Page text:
Tuesday, July 07, 2015

Heritage ...... of Hate

In their own words.
The Cornerstone speech, which describes the reasons for the founding of the Confederate States of America. Given 21 March 1861 at The Athenaeum in Savannah, Georgia, by the Hon. A. H. Stephens, Vice- President of the Confederate States of America.
But not to be tedious in enumerating the numerous changes for the better, allow me to allude to one other — though last, not least. The new Constitution has put at rest forever all the agitating questions relating to our peculiar institutions—African slavery as it exists among us—the proper status of the negro in our form of civilization. This was the immediate cause of the late rupture and present revolution. Jefferson, in his forecast, had anticipated this, as the "rock upon which the old Union would split." He was right. What was conjecture with him, is now a realized fact. But whether he fully comprehended the great truth upon which that rock stood and stands, may be doubted. The prevailing ideas entertained by him and most of the leading statesmen at the time of the formation of the old Constitution were, that the enslavement of the African was in violation of the laws of nature; that it was wrong in principle, socially, morally and politically. It was an evil they knew not well how to deal with; but the general opinion of the men of that day was, that, somehow or other, in the order of Providence, the institution would be evanescent and pass away... Those ideas, however, were fundamentally wrong. They rested upon the assumption of the equality of races. This was an error. It was a sandy foundation, and the idea of a Government built upon it—when the "storm came and the wind blew, it fell."

Our new Government is founded upon exactly the opposite ideas; its foundations are laid, its cornerstone rests, upon the great truth that the negro is not equal to the white man; that slavery, subordination to the superior race, is his natural and normal condition.

. . .  May we not, therefore, look with confidence to the ultimate universal acknowledgment of the truths upon which our system rests? It is the first government ever instituted upon the principles in strict conformity to nature, and the ordination of Providence, in furnishing the materials of human society. Many governments have been founded upon the principle of the subordination and serfdom of certain classes of the same race; such were and are in violation of the laws of nature. Our system commits no such violation of nature's laws. With us, all of the white race, however high or low, rich or poor, are equal in the eye of the law. Not so with the negro. Subordination is his place. He, by nature, or by the curse against Canaan, is fitted for that condition which he occupies in our system. The architect, in the construction of buildings, lays the foundation with the proper material-the granite; then comes the brick or the marble. The substratum of our society is made of the material fitted by nature for it, and by experience we know that it is best, not only for the superior, but for the inferior race, that it should be so. It is, indeed, in conformity with the ordinance of the Creator. It is not for us to inquire into the wisdom of his ordinances, or to question them. For his own purposes, he has made one race to differ from another, as he has made "one star to differ from another star in glory."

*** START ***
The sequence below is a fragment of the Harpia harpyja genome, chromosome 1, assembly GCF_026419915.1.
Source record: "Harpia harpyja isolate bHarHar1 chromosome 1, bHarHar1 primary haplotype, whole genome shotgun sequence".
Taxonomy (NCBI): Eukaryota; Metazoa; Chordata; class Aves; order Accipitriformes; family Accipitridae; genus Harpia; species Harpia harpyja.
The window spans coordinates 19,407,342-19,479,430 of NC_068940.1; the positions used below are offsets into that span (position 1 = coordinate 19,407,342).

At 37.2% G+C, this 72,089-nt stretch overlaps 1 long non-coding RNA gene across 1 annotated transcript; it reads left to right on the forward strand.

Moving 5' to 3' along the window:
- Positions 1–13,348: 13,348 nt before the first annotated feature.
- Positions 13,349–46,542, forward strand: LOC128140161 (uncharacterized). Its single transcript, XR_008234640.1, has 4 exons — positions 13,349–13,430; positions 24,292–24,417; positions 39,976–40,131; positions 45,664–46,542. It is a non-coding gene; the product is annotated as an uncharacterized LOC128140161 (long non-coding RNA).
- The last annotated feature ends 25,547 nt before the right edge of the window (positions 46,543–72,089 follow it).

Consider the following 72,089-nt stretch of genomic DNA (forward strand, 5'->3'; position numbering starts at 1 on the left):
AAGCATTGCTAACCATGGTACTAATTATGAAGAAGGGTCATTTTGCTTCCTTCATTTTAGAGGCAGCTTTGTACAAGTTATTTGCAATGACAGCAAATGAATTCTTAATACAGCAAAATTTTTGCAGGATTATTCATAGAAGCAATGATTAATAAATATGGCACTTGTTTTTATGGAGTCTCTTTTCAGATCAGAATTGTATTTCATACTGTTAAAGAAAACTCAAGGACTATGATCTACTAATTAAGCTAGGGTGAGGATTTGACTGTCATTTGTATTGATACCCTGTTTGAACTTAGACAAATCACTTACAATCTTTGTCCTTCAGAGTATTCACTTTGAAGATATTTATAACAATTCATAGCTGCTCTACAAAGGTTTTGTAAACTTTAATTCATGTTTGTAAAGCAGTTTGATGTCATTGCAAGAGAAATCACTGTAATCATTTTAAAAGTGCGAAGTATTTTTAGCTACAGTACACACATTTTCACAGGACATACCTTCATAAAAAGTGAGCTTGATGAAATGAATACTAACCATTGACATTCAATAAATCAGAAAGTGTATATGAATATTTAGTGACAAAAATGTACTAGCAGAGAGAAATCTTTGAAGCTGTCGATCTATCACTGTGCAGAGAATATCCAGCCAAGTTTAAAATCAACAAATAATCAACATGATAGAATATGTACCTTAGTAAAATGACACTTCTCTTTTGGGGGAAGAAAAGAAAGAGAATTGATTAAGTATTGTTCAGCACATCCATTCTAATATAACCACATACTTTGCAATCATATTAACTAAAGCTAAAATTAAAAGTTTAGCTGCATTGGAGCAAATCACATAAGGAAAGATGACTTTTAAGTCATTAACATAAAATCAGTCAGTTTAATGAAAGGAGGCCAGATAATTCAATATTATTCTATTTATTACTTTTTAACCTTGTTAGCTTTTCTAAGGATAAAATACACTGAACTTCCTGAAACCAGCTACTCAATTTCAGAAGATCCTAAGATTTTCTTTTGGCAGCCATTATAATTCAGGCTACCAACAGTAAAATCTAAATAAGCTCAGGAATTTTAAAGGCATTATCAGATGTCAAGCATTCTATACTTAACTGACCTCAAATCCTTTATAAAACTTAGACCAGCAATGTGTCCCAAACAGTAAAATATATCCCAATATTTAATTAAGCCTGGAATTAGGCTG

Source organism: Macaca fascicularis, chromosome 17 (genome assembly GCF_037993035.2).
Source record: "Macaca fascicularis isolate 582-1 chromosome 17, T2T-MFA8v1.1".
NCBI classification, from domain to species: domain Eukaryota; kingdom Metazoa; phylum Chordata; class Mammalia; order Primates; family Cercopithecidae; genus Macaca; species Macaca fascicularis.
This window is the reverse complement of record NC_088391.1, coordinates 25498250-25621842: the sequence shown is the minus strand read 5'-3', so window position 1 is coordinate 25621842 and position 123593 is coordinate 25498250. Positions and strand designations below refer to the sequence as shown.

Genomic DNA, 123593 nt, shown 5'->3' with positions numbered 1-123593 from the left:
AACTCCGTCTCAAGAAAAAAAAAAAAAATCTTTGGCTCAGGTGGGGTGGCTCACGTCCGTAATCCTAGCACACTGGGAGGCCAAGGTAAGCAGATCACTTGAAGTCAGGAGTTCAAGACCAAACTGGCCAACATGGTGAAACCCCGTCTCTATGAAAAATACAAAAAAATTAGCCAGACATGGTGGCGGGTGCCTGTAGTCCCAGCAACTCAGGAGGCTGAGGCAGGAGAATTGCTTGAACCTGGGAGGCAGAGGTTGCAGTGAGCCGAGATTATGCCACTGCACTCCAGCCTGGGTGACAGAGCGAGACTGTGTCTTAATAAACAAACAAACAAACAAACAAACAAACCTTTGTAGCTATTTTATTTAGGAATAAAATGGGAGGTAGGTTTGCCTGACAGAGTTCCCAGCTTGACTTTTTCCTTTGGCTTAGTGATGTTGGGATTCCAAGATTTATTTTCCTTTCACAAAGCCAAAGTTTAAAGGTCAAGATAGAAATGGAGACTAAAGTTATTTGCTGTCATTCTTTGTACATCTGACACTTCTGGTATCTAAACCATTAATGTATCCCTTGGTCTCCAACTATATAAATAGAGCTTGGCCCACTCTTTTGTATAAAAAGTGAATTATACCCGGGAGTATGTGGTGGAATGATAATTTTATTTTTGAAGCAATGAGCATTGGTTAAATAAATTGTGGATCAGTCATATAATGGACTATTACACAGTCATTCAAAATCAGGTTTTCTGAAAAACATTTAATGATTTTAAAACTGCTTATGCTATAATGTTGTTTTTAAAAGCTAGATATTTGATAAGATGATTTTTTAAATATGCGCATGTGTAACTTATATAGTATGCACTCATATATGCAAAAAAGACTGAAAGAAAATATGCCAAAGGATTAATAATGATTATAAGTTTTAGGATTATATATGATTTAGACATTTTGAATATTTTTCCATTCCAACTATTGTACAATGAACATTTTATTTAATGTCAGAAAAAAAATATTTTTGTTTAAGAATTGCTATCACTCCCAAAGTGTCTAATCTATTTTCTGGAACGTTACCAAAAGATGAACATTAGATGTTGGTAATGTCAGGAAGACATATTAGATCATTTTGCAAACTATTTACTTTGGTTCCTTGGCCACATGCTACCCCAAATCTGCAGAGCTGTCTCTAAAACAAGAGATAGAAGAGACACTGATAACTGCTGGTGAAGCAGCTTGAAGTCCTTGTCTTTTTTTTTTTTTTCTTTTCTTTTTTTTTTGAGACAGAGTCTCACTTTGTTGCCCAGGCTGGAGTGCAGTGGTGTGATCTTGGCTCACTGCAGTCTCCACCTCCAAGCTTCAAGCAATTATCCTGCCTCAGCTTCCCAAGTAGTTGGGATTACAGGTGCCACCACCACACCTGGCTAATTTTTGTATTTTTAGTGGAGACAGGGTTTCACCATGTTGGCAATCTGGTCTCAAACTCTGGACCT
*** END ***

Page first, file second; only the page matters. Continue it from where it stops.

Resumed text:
The great objects of humanity are best attained when there is conformity to his laws and decrees, in the formation of governments as well as in all things else. Our confederacy is founded upon principles in strict conformity with these laws. This stone which was rejected by the first builders "is become the chief of the corner" — the real "corner-stone" — in our new edifice.

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At 6:26 AM, August 01, 2015 Anonymous Adrian Morgan had this to say...

Few readers will have a clue what "the curse against Canaan" has to do with modern racism, but I have a book of Christian apologetics published as recently as 1977 that mentions it, in a chapter entitled, "Why are there so many Christians who are racially prejudiced?"

The relevant passage is:

"We know, of course, that segregationists and even racialists sometimes use quotations from the Bible to 'prove' their case. But this, in itself, proves nothing, for even the Devil himself can quote Scripture if it suits him. The question we must ask ourselves is: 'What do the verses quoted really mean?' Let us, for example, look at the often quoted passage which the reader may find in Genesis 9.20-9. Do the words 'Cursed be Canaan...' mean the black races are cursed? Well, firstly we note that it is Noah, not God, who pronounces the curse — and there is no proof that he was not still drunk at the time! The Bible no more condones his words than his drunkenness; there is, moreover, little or no Biblical evidence that his words proved true. Secondly, if 'Japheth' is really supposed to represent modern white races, they should (according to Noah) be living in the tents of 'Shem' (i.e. the Semites). Unless he is doing so it is hard to see how any white person could apply Noah's curse to present day negroes. Lastly, there seems to be no evidence that 'Canaan' does, in fact, represent the negro races. In view of this, how can we take seriously the use of this passage to support segregation or prejudice in the face of the whole New Testament teaching on love and the oneness of the church?"

Within that paragraph there are four footnotes, which I've omitted.

The following paragraph discusses evidence of Africans with high status in the early church, and the paragraph after that chastises people who are uncomfortable with mixed marriages.


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